in General Aviation / Features

The small aircraft paying big dividends

Posted 4 May 2020 · Add Comment

Gyrocopters – also known as autogyros – have become a notable fixture of the African aviation panorama. Erwan de Cherisey reports.

Cheap and sturdy, gyrocopters offer much greater flexibility than fixed-wing ultralights and provide several features found in helicopters at a fraction of their cost.
These include short take-off and landing distances and an ability to climb, almost vertically, once in flight.
These strongpoints make the gyrocopter an attractive proposition, not just for recreational flying, but also to fulfil a growing number of commercial and public service duties.
It is little wonder that the number of these platforms in service has steadily increased in sub-Saharan Africa, where air support is often in short supply and funding constraints are an ever-present challenge, notably in such domains as public security, as well as wildlife and infrastructure protection.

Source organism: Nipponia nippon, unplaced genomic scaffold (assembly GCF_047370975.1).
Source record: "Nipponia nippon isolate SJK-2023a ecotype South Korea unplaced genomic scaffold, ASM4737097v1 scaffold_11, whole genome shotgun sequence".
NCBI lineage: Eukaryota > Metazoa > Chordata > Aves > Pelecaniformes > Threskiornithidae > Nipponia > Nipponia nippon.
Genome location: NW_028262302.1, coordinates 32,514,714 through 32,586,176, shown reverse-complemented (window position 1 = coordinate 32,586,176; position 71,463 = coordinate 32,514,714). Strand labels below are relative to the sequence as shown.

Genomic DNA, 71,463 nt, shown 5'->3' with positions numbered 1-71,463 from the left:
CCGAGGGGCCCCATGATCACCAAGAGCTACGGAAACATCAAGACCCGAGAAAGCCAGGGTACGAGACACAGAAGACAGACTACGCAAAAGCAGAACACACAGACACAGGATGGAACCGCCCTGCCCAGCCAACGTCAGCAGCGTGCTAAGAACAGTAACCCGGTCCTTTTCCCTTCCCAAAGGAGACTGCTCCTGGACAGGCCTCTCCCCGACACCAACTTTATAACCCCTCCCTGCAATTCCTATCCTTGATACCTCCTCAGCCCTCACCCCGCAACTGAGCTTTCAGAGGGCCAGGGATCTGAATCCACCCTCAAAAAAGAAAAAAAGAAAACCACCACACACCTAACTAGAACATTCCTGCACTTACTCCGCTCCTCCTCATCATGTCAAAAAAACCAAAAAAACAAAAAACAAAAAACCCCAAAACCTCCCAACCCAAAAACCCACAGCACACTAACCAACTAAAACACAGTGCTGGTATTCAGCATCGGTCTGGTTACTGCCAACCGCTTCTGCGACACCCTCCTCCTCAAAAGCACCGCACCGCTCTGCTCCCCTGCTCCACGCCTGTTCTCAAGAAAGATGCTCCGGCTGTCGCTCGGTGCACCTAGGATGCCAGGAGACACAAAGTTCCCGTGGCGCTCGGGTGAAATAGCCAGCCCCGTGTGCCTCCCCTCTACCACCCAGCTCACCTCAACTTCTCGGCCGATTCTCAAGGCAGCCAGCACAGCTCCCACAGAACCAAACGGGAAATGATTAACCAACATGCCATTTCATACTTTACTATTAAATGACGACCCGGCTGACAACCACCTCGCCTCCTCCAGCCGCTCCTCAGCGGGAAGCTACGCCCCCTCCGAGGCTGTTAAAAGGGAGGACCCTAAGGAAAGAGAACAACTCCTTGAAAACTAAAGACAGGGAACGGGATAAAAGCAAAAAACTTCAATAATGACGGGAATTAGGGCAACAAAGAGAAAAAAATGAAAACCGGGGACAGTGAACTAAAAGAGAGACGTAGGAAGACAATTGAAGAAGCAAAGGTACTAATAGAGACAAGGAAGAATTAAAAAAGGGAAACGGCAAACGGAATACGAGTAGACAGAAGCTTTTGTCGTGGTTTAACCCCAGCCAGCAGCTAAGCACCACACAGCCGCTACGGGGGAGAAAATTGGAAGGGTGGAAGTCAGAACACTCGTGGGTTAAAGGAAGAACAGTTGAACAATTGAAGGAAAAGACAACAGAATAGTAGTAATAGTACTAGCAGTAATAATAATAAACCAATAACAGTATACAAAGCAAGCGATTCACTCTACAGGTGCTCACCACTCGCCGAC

Several companies have made notable headway on the African market. These include Poland’s Flyargo, which has taken over marketing and manufacturing of the Xenon family of autogyros, originally developed and sold by Celier Aviation.
The Xenon is one of the leading products found on the African market and is noteworthy for being in service in Burkina Faso, which procured four Xenon 2RST ECO in 2009. These are used in the air surveillance role in support of police and gendarmerie forces, although they are operated by the country’s air force.
A company spokesman explained, the Xenon and its successor, the Argon 915, offer much greater cost-effectiveness for such operations as air surveillance, medical evacuation or aerial spraying, than helicopters.